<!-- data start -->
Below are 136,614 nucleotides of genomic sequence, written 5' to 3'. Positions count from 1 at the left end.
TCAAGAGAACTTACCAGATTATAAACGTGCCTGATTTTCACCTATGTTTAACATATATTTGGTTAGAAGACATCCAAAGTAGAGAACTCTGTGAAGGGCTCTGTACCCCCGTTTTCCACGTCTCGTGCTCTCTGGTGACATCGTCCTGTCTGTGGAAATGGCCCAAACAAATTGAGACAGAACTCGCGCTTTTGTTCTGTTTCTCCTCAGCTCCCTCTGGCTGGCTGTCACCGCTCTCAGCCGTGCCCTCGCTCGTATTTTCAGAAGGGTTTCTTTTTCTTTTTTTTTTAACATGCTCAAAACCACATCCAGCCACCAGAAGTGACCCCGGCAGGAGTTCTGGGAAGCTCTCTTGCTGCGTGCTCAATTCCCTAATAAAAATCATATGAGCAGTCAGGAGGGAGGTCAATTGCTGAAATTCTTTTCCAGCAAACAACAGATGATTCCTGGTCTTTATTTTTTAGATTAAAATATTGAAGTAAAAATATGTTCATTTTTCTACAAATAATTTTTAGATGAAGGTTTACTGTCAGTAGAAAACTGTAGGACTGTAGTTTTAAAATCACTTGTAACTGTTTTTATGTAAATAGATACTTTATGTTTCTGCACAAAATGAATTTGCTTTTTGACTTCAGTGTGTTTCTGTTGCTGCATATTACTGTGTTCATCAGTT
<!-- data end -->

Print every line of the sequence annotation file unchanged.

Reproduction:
Below are 136,614 nucleotides of genomic sequence, written 5' to 3'. Positions count from 1 at the left end.
TCAAGAGAACTTACCAGATTATAAACGTGCCTGATTTTCACCTATGTTTAACATATATTTGGTTAGAAGACATCCAAAGTAGAGAACTCTGTGAAGGGCTCTGTACCCCCGTTTTCCACGTCTCGTGCTCTCTGGTGACATCGTCCTGTCTGTGGAAATGGCCCAAACAAATTGAGACAGAACTCGCGCTTTTGTTCTGTTTCTCCTCAGCTCCCTCTGGCTGGCTGTCACCGCTCTCAGCCGTGCCCTCGCTCGTATTTTCAGAAGGGTTTCTTTTTCTTTTTTTTTTAACATGCTCAAAACCACATCCAGCCACCAGAAGTGACCCCGGCAGGAGTTCTGGGAAGCTCTCTTGCTGCGTGCTCAATTCCCTAATAAAAATCATATGAGCAGTCAGGAGGGAGGTCAATTGCTGAAATTCTTTTCCAGCAAACAACAGATGATTCCTGGTCTTTATTTTTTAGATTAAAATATTGAAGTAAAAATATGTTCATTTTTCTACAAATAATTTTTAGATGAAGGTTTACTGTCAGTAGAAAACTGTAGGACTGTAGTTTTAAAATCACTTGTAACTGTTTTTATGTAAATAGATACTTTATGTTTCTGCACAAAATGAATTTGCTTTTTGACTTCAGTGTGTTTCTGTTGCTGCATATTACTGTGTTCATCAGTT